The Household Cavalry is made up of the two most senior regiments in the British Army: The Life Guards and Blues and Royals. It is divided into the Household Cavalry Regiment and the Household Cavalry Mounted Regiment.

Since 1660, the soldiers of the Household Cavalry have acted as the monarch’s trusted guardians, as well as being the public face of the British Army both at home and abroad. Renowned for their disciplined horseback skills and prestigious role in state occasions they symbolize tradition, pageantry, and the enduring connection between the British monarchy and its people, preserving cultural heritage.

The project required restoration of six important and historical paintings each related to the Household Cavalry, including portraits of Frederick Gustavus Burnaby, Colonel, Royal Horse Guards, by Ethel Mortlock, one of very few women painting the military genre, and Marshal Viscount Combermere, by Sir Thomas Lawrence. Various logistical reasons, including frame condition and actual size of some of the paintings meant that we not only had to carry out certain work in-situ at the London Barracks as well as our studio in Eton, but also around the clients’ busy work schedule.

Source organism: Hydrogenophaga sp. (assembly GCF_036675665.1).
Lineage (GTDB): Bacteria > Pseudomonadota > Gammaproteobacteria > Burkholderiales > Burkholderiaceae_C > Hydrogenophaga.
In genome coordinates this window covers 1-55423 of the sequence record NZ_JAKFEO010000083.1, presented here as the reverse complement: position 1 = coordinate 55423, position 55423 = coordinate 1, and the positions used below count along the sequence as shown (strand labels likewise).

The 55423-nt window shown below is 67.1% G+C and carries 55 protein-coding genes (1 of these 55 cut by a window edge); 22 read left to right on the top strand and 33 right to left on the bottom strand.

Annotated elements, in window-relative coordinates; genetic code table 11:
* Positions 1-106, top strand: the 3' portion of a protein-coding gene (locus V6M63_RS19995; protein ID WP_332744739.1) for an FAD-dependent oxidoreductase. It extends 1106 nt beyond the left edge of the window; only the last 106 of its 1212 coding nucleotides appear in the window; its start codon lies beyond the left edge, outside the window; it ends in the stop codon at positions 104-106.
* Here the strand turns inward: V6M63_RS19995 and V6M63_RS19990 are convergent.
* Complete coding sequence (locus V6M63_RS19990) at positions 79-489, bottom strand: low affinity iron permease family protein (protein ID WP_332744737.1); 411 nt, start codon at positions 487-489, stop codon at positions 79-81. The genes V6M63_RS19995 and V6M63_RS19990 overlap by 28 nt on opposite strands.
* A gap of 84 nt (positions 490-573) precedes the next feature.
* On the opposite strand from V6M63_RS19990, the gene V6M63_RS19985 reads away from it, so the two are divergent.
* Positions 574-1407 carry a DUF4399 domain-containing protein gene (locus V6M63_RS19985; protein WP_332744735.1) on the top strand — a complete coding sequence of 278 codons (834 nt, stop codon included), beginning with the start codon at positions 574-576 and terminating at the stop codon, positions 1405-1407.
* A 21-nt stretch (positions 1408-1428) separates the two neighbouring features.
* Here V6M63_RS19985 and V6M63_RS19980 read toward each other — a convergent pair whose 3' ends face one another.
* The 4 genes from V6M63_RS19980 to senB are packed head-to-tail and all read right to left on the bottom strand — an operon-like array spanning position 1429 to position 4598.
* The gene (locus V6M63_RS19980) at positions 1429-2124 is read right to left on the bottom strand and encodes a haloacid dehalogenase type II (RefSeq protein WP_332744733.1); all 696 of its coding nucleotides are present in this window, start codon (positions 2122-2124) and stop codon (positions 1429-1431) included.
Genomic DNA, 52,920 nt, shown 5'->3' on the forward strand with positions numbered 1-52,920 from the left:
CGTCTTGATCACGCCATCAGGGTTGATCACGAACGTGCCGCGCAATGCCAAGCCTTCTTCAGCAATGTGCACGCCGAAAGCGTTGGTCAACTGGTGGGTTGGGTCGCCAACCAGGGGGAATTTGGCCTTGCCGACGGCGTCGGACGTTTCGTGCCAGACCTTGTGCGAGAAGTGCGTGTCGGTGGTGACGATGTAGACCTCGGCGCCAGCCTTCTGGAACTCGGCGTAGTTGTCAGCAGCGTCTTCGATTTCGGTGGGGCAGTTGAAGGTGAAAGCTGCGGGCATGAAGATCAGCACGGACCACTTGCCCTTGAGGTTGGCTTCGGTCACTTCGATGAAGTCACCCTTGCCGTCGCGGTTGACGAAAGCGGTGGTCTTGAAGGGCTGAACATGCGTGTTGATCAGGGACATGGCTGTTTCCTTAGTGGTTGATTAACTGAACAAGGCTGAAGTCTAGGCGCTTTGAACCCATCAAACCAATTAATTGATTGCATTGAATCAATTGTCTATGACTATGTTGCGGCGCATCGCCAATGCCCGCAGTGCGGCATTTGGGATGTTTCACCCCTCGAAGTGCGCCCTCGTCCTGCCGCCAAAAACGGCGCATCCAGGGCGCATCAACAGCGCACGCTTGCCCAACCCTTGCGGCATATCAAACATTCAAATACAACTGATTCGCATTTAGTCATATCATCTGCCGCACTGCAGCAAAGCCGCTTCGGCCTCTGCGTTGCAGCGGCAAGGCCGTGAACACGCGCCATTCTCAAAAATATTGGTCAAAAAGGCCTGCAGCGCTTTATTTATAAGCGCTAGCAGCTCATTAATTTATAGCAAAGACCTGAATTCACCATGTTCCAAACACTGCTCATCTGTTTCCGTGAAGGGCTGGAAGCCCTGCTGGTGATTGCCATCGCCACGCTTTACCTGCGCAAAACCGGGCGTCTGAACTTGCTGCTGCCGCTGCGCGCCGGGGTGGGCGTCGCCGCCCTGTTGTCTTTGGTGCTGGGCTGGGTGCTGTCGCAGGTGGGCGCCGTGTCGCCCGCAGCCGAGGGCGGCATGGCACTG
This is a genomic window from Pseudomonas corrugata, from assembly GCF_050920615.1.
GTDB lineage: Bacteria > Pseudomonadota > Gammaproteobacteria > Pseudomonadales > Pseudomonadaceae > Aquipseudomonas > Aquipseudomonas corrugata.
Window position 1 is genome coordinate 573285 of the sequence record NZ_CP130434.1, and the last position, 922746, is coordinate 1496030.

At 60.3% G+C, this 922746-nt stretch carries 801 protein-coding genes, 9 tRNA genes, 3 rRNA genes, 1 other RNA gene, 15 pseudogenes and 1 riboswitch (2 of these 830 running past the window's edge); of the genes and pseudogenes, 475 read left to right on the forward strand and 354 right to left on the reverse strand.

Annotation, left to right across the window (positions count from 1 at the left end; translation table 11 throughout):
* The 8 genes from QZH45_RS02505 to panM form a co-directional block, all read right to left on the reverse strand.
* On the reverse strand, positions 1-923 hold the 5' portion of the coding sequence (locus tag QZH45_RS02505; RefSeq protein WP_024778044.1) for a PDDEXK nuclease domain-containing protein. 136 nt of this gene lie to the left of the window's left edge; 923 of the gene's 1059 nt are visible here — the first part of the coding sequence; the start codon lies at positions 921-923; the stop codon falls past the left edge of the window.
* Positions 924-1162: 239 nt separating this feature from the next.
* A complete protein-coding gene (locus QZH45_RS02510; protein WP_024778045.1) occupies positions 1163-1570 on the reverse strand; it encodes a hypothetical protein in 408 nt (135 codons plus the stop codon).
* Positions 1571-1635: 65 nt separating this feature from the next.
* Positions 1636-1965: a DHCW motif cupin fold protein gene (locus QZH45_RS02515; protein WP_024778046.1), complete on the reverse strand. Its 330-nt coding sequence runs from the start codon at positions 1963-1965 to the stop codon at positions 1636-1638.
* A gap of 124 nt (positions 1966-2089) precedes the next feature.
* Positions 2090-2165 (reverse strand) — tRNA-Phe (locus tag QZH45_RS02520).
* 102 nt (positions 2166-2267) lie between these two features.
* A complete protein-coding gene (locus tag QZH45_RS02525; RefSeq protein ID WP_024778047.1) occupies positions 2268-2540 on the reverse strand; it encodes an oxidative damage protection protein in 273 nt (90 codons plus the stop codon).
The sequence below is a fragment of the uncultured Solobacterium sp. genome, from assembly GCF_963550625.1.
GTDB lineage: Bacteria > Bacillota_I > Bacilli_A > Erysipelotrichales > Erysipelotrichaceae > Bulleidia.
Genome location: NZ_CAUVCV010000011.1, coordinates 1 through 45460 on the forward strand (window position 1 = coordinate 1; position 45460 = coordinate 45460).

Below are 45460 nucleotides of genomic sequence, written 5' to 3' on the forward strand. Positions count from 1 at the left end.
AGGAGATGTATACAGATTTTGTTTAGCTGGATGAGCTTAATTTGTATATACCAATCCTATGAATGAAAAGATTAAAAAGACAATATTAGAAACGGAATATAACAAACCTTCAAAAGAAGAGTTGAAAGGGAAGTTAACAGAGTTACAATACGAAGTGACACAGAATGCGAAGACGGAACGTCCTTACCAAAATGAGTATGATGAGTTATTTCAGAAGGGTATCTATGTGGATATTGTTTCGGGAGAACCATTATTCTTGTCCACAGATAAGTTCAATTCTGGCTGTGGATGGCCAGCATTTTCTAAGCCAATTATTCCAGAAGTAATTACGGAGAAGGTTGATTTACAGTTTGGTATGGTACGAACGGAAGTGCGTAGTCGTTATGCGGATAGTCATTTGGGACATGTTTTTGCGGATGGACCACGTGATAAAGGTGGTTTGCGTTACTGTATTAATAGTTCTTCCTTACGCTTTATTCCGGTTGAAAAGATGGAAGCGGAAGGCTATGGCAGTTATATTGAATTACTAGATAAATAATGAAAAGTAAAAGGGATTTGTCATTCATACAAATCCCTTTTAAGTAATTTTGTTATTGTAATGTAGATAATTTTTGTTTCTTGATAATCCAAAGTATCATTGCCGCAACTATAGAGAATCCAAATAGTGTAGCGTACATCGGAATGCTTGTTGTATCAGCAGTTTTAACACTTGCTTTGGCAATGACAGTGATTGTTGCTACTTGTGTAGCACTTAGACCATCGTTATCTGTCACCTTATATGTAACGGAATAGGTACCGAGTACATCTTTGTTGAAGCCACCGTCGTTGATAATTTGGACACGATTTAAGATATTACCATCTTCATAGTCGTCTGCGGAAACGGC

The work itself:

Having assessed the scope of the work on-site with the client, a dedicated project team compiling of Leona Holmes, Marcela Ivanovicova and Sandra Rodriguez was formed. Work entailed minor consolidation, tear repair, surface cleaning of both, frame and paintings, improving old retouching and actual frames repair, all of which are familiar issues with 200-year-old paintings in original frames.

During treatment - Detail of painting Aubrey de Vere, Last Earl of Oxford
After treatment - Detail of painting Aubrey de Vere, Last Earl of Oxford.
Mounted Dutyman of the Blues
An example of one of the very large paintings we restored onsite at the Household Cavalry London Barracks

We would like to thank all the Household Cavalry team involved for the kindness, support, and generosity afforded to us throughout. It was a fabulously rewarding project that will live long in the memory, in particular being shown the actual horses and watching part of their training regime. It meant a great deal and we appreciated it deeply.